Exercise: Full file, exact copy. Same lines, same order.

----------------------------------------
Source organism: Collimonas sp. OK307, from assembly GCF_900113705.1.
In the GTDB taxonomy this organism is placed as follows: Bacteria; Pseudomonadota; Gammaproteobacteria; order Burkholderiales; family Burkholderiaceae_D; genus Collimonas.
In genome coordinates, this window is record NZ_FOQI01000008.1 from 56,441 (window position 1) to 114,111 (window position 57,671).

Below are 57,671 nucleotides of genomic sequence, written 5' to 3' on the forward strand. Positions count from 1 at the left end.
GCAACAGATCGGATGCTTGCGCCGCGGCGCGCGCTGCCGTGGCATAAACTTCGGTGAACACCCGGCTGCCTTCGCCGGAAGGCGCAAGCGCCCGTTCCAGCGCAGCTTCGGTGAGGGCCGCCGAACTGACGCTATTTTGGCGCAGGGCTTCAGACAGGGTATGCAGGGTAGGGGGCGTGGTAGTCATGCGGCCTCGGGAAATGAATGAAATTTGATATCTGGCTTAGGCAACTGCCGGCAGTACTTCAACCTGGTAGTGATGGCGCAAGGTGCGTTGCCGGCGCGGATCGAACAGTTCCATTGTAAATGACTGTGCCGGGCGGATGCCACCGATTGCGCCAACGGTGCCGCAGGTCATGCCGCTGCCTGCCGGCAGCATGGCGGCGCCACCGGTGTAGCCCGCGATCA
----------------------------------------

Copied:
Source organism: Collimonas sp. OK307, from assembly GCF_900113705.1.
In the GTDB taxonomy this organism is placed as follows: Bacteria; Pseudomonadota; Gammaproteobacteria; order Burkholderiales; family Burkholderiaceae_D; genus Collimonas.
In genome coordinates, this window is record NZ_FOQI01000008.1 from 56,441 (window position 1) to 114,111 (window position 57,671).

Below are 57,671 nucleotides of genomic sequence, written 5' to 3' on the forward strand. Positions count from 1 at the left end.
GCAACAGATCGGATGCTTGCGCCGCGGCGCGCGCTGCCGTGGCATAAACTTCGGTGAACACCCGGCTGCCTTCGCCGGAAGGCGCAAGCGCCCGTTCCAGCGCAGCTTCGGTGAGGGCCGCCGAACTGACGCTATTTTGGCGCAGGGCTTCAGACAGGGTATGCAGGGTAGGGGGCGTGGTAGTCATGCGGCCTCGGGAAATGAATGAAATTTGATATCTGGCTTAGGCAACTGCCGGCAGTACTTCAACCTGGTAGTGATGGCGCAAGGTGCGTTGCCGGCGCGGATCGAACAGTTCCATTGTAAATGACTGTGCCGGGCGGATGCCACCGATTGCGCCAACGGTGCCGCAGGTCATGCCGCTGCCTGCCGGCAGCATGGCGGCGCCACCGGTGTAGCCCGCGATCA